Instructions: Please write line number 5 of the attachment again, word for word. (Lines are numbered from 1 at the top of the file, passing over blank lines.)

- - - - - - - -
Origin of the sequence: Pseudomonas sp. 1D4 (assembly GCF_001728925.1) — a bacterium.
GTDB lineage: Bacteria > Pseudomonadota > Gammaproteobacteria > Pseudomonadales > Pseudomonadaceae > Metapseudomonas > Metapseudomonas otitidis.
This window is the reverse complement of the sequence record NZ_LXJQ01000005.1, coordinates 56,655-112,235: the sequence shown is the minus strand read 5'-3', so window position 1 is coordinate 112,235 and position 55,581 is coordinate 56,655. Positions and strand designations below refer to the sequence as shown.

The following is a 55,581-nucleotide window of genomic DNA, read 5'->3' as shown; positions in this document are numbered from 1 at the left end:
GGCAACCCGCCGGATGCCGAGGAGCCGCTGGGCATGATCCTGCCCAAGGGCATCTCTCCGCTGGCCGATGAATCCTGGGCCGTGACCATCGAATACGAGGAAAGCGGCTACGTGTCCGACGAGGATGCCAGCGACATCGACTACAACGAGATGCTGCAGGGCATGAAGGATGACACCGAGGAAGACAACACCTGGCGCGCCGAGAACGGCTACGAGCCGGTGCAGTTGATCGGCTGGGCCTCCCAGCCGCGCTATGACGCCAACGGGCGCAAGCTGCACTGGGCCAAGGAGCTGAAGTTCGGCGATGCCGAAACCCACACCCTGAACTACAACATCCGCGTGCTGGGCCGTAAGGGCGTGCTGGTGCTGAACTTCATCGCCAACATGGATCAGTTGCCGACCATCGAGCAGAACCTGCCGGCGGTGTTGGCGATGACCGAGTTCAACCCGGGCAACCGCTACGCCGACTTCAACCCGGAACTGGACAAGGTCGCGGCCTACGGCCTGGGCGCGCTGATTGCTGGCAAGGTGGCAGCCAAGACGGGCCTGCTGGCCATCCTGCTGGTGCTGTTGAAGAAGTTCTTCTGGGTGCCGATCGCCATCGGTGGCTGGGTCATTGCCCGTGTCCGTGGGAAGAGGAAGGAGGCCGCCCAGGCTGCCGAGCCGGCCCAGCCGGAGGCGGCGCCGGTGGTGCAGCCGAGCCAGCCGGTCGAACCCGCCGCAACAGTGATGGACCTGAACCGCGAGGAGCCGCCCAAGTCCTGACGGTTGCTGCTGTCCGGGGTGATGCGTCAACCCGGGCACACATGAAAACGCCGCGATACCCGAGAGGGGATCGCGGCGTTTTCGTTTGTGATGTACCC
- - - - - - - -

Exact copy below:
GGCAACCCGCCGGATGCCGAGGAGCCGCTGGGCATGATCCTGCCCAAGGGCATCTCTCCGCTGGCCGATGAATCCTGGGCCGTGACCATCGAATACGAGGAAAGCGGCTACGTGTCCGACGAGGATGCCAGCGACATCGACTACAACGAGATGCTGCAGGGCATGAAGGATGACACCGAGGAAGACAACACCTGGCGCGCCGAGAACGGCTACGAGCCGGTGCAGTTGATCGGCTGGGCCTCCCAGCCGCGCTATGACGCCAACGGGCGCAAGCTGCACTGGGCCAAGGAGCTGAAGTTCGGCGATGCCGAAACCCACACCCTGAACTACAACATCCGCGTGCTGGGCCGTAAGGGCGTGCTGGTGCTGAACTTCATCGCCAACATGGATCAGTTGCCGACCATCGAGCAGAACCTGCCGGCGGTGTTGGCGATGACCGAGTTCAACCCGGGCAACCGCTACGCCGACTTCAACCCGGAACTGGACAAGGTCGCGGCCTACGGCCTGGGCGCGCTGATTGCTGGCAAGGTGGCAGCCAAGACGGGCCTGCTGGCCATCCTGCTGGTGCTGTTGAAGAAGTTCTTCTGGGTGCCGATCGCCATCGGTGGCTGGGTCATTGCCCGTGTCCGTGGGAAGAGGAAGGAGGCCGCCCAGGCTGCCGAGCCGGCCCAGCCGGAGGCGGCGCCGGTGGTGCAGCCGAGCCAGCCGGTCGAACCCGCCGCAACAGTGATGGACCTGAACCGCGAGGAGCCGCCCAAGTCCTGACGGTTGCTGCTGTCCGGGGTGATGCGTCAACCCGGGCACACATGAAAACGCCGCGATACCCGAGAGGGGATCGCGGCGTTTTCGTTTGTGATGTACCC